Story by Meghan Sheffield
Photography by Jeannette Breward
Though the fields are barren and the greenhouses are still too cool for tender shoots, at Puddleduck Farm in Pontypool, a tiny, insulated potting room is home to hundreds of tiny green plants. Here in the warm room, made in the back of an old semi-trailer, Merridy Senior and her farm apprentice have been carefully seeding and caring for the signs of new life, destined to become hearty vegetables and summer sustenance for a whole community.
Seeds for many summer annual plants can, and should, be started early, indoors, to extend the growing season that may be too short for plants like tomatoes, melons, peppers, and herbs.
Here are Merridy’s steps for successful seed-starting:
Mix water in the soil, before seeding. Put the soil into a large container and add in water gradually, until the soil just holds together, but not so much that you’re able to squeeze a lot of water out of the soil.
Put the soil into containers or cell packs, and plant the seed according to directions on the package — planting depth varies according to each seed. Once the seeds are in, you don’t want them to dry out, so tray covers are important at the start, working as mini-greenhouses to keep moisture levels even.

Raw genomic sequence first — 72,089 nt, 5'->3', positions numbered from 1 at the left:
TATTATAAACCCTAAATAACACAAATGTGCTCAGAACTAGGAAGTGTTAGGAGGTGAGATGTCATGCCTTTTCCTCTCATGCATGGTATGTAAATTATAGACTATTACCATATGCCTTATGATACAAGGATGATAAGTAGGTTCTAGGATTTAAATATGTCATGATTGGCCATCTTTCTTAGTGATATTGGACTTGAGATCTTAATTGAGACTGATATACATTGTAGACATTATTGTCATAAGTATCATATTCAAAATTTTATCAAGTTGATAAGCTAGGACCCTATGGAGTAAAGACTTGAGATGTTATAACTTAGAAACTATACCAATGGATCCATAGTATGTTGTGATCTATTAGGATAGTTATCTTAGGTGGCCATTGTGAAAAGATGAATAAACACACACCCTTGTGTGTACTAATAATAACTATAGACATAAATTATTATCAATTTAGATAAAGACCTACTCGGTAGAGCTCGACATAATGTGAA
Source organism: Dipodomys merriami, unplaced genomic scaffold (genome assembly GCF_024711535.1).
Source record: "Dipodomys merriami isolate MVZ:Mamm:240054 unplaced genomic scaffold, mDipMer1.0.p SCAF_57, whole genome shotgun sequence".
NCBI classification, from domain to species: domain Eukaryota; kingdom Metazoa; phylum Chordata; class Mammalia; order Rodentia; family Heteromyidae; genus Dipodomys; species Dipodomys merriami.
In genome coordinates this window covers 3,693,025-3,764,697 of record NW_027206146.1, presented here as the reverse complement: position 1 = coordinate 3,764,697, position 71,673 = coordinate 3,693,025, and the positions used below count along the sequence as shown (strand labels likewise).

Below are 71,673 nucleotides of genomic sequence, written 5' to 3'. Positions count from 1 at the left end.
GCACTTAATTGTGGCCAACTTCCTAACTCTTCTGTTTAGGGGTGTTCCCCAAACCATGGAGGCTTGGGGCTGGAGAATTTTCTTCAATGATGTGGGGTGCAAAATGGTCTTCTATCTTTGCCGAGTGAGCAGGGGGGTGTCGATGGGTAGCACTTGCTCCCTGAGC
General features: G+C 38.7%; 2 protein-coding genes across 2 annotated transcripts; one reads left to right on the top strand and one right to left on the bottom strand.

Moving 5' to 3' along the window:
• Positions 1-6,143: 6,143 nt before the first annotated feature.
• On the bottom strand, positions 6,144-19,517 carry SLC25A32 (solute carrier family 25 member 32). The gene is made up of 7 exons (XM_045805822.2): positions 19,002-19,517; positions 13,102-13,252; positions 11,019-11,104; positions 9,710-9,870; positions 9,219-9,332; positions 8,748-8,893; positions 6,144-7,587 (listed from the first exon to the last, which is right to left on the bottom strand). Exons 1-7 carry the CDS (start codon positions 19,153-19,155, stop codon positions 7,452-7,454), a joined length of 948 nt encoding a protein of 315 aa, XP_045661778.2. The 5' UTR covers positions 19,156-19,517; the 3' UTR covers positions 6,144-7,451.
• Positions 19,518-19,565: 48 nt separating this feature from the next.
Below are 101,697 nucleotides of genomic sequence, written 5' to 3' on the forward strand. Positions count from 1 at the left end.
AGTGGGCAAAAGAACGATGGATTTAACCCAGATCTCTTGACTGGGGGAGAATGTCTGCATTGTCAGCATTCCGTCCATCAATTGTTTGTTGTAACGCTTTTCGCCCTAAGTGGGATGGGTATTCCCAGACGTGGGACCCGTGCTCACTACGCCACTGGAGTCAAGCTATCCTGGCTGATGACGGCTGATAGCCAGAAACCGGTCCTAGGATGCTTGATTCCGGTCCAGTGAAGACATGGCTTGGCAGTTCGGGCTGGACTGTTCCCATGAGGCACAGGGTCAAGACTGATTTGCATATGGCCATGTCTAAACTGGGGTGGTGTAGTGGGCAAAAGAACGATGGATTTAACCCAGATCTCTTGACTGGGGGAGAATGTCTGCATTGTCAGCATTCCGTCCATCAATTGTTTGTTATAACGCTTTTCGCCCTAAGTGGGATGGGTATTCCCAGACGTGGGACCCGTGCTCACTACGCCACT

Merridy uses a tool from Soil Blockers to create the blocks of soil, allowing the farm to make their own blocks without extra plastic waste, and transfer seedlings to progressively bigger blocks — from a tiny ¾” square to a 4” block as the seedling grows, with less shock to the plant and a higher success rate when transferring plants into the earth. Read on for your chance to win your own!
Don’t be shy to experiment with things. At Puddleduck, Merridy often plants more than one seed per pot, to be sure she gets enough germination. Later, herbs can often be separated and thrive afterwards, while kale will happily grow with other plants in close quarters. Choose a warm place in your home for the trays while the seeds are germinating. Once the first green sprouts start to pop up, put them in a bright, south-facing window, or under fluorescent lights, as they do at Puddleduck Farms.